His hands firm and insistent, Brendan pointed. “See those kids playing across there, near that dock? That’s the Boy Scout camp at Johnson Bend. Look to your right on this side of the shore, there’s Mom’s house at that point of land. Do you recognize it and my boat tied up at the dock?”
She took a deep breath and tried to speak. Her heart pounded in her ears. How could everything have changed? Her words, when she found her voice, rasped out in a hoarse whisper, “Yes, I . . . I see . . . the house.”
Merciful heaven, what had happened? Her legs threatened to give way again and she gripped Blossom’s arm for support. “Is the land we’re standing on Hell’s Gate?”
Behind them, Jim answered, “Been called that for over a-hundred-and-fifty years, ever since Comanche Indians caught those two trappers here.”
Talk of Indians and trappers made her head whirl more. She needed to sit down but she turned slowly again and searched for anything familiar. “D-Do you know which way Ballymish is from here?”
The sheriff’s man frowned. “Never heard of it.”
Cate: What inspired you to write about the theme?
Caroline: I read that an editor said she would like to see a time travel in which a woman came forward to today. That sounded like something I’d enjoy, so Sandy Crowley and I plotted it. Of course, I took a few side trips along the way and dropped in a few more bodies, but I always came back to that plot map. I need a firm plot plan to make writing go smoothly. OUT OF THE BLUE did and was fun to write.

Cate: Anything else you’d like to share?
Caroline: Oh, I always have something to add. LOL My latest release is a western historical, THE TEXAN’S IRISH BRIDE. I usually write sensual romances, but something different in the works is a sweet contemporary, HOME SWEET TEXAS HOME. That release date is yet to be announced. A western historical novella, SAVE YOUR HEART FOR ME, is under consideration. My releases are from The Wild Rose Press in print and download at and at Amazon and other online sources.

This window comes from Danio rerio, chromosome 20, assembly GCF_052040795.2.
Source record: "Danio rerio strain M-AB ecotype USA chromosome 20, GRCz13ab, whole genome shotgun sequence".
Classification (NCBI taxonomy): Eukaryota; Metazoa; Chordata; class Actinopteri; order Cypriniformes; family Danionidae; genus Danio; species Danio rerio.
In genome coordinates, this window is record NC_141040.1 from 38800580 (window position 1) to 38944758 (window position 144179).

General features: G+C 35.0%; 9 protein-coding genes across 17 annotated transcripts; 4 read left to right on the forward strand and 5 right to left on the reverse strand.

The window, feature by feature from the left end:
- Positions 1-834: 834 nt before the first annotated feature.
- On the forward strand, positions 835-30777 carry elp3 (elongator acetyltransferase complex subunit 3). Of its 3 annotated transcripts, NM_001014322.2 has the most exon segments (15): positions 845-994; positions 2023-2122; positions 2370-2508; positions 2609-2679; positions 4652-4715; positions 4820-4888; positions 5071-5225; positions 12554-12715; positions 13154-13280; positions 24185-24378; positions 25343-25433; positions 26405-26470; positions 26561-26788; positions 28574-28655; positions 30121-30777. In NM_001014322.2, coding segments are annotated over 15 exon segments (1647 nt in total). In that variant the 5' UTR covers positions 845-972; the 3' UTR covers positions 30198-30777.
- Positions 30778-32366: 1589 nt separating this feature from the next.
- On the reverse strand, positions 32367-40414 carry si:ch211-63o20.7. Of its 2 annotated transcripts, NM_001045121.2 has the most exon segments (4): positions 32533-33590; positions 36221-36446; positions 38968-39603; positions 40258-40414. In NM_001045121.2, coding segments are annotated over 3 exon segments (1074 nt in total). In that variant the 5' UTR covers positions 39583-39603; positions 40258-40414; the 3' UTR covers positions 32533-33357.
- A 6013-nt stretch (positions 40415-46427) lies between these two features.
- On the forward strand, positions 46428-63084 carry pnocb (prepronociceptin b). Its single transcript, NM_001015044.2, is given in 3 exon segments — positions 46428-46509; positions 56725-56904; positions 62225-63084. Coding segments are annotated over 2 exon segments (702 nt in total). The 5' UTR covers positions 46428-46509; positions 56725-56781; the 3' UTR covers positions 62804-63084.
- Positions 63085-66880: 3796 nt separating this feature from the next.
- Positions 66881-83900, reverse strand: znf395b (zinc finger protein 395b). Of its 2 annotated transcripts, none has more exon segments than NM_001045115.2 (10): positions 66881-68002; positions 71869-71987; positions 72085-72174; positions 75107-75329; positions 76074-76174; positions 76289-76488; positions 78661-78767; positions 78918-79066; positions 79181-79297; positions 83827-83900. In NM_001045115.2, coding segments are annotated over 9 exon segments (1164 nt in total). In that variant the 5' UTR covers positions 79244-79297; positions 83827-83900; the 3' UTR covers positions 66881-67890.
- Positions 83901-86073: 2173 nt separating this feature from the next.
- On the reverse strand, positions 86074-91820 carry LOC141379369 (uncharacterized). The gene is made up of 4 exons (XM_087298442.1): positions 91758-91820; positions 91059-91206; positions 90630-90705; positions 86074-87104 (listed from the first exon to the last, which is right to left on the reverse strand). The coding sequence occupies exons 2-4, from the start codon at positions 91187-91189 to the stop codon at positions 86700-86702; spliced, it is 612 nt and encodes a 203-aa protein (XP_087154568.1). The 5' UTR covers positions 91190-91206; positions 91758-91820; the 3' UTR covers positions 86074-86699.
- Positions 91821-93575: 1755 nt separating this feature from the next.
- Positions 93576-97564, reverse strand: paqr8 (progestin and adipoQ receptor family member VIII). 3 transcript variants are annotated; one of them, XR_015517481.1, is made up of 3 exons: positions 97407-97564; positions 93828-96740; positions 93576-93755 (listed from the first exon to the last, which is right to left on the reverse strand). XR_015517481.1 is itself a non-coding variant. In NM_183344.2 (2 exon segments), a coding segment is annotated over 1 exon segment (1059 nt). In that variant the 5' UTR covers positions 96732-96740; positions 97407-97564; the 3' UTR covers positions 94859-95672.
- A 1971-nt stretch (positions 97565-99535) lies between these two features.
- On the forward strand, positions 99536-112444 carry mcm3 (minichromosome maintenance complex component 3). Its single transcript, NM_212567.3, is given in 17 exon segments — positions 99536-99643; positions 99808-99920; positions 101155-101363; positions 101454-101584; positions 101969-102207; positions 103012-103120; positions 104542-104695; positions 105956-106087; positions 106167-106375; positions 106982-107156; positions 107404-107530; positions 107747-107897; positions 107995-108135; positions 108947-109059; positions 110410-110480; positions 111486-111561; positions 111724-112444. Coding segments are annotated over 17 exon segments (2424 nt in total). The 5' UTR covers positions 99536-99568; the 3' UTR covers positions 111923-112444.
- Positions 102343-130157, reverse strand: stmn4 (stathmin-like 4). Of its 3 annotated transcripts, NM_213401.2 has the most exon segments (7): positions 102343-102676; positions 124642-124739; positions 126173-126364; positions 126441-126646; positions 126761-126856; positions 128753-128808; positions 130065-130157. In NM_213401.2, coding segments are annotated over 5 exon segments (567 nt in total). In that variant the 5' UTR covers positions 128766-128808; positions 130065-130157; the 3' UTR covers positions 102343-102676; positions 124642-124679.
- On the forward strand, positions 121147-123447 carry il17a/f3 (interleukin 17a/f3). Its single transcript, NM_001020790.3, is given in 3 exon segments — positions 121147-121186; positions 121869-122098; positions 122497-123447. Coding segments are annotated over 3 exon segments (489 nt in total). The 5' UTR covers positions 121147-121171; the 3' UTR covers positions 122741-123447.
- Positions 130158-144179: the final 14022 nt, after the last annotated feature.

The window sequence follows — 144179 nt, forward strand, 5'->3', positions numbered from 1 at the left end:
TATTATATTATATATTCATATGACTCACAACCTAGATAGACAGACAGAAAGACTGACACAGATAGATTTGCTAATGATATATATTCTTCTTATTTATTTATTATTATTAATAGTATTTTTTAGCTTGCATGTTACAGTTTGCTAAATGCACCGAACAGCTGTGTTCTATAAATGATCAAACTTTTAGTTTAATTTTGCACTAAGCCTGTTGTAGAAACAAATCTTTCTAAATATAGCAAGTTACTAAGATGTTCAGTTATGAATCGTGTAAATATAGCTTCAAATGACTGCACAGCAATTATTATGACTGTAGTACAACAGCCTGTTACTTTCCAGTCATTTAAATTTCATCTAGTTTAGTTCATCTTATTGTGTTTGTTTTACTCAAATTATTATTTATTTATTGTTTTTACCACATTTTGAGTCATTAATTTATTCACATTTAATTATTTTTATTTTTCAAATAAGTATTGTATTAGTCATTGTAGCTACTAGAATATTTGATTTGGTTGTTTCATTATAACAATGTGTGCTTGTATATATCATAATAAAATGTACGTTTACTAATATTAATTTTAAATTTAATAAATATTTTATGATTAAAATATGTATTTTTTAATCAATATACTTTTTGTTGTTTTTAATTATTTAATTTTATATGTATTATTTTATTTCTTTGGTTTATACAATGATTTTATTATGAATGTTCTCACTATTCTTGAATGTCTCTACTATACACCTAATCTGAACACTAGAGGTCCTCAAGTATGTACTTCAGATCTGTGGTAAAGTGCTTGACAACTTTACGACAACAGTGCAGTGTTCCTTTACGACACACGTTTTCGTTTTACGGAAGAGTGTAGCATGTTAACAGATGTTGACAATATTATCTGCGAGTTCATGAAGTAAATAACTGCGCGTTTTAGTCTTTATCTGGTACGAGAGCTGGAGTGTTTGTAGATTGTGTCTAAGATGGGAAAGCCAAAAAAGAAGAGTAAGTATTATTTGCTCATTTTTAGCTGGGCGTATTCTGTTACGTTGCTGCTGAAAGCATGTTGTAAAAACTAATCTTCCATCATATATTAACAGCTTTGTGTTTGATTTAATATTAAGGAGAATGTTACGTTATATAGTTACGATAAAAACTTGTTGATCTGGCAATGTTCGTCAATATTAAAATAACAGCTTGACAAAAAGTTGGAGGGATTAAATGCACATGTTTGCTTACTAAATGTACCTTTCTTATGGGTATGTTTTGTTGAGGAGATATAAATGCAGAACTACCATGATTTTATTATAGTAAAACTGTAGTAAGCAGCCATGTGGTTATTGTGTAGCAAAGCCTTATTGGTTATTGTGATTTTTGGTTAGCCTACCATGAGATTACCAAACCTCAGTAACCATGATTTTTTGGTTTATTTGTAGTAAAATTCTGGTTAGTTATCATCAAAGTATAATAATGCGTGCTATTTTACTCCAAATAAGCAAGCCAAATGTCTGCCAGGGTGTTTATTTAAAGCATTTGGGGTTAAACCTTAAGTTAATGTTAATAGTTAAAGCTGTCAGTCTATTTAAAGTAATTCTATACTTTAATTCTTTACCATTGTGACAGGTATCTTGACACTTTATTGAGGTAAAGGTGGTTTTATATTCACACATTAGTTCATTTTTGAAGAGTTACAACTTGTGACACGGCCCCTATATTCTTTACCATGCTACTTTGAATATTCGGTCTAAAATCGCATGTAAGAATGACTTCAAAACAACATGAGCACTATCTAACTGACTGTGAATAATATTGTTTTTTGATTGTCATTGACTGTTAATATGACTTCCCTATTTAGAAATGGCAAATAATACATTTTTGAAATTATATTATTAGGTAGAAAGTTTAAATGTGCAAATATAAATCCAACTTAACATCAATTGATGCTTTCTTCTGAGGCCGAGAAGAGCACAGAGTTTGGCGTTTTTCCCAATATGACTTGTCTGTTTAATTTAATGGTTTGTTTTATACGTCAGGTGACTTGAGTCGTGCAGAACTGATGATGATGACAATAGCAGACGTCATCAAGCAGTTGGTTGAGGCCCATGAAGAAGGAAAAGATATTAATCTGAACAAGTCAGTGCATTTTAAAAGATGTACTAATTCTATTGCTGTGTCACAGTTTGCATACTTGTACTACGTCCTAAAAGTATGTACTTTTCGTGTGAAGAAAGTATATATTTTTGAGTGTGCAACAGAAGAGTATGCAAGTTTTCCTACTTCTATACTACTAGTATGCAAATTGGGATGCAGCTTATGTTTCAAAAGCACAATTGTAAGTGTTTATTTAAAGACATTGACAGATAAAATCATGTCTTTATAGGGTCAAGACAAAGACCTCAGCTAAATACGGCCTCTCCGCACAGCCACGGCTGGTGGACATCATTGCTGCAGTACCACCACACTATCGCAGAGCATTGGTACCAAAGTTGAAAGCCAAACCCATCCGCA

Check my website for excerpts, reviews, recipes, and news.
My personal blog is and I invite people to sign up for my newsletter there to receive monthly news of reviews, FREE reads, new releases, and more.
I’m in several group blogs, the newest of which is,
featuring fourteen authors whose books are set under Western skies. We’re very excited about this blog! I’m such a blog slut that I also blog at htttp:// on the 7th of each month, on the 20th of the month, and on the second Thursday at You probably wonder if I write novels, but I do. My current WIP is another time travel tentatively titled TEXAS SHOWDOWN.

Thanks so much for inviting me, Cate. It’s been fun.

Cate: Thanks so much for being my guest, Caroline! Happy Halloween!


Cate Masters said...

Welcome Caroline! Are you ready for Halloween? I can't believe it's here already.
I forgot to mention how beautiful your covers are too!

Terra said...

Hi Caroline,

Happy Halloween and got to say I see one or two of your books that look yummy.

Cheryl Pierson said...

Hi Caroline,

GREAT POST! I love coming over here to Cate's and getting to know people better through the great questions she asks. I'm like you--I do believe that everyone has the ability of being more open to the unknown, but most don't use it. And random acts of violence frighten me, too. I do believe that evil walks the earth, but so does good. I'm glad to get to know more about you!


Caroline Clemmons said...

Cate, Thanks so much for inviting me. Yours is a lovely site and I appreciate being here.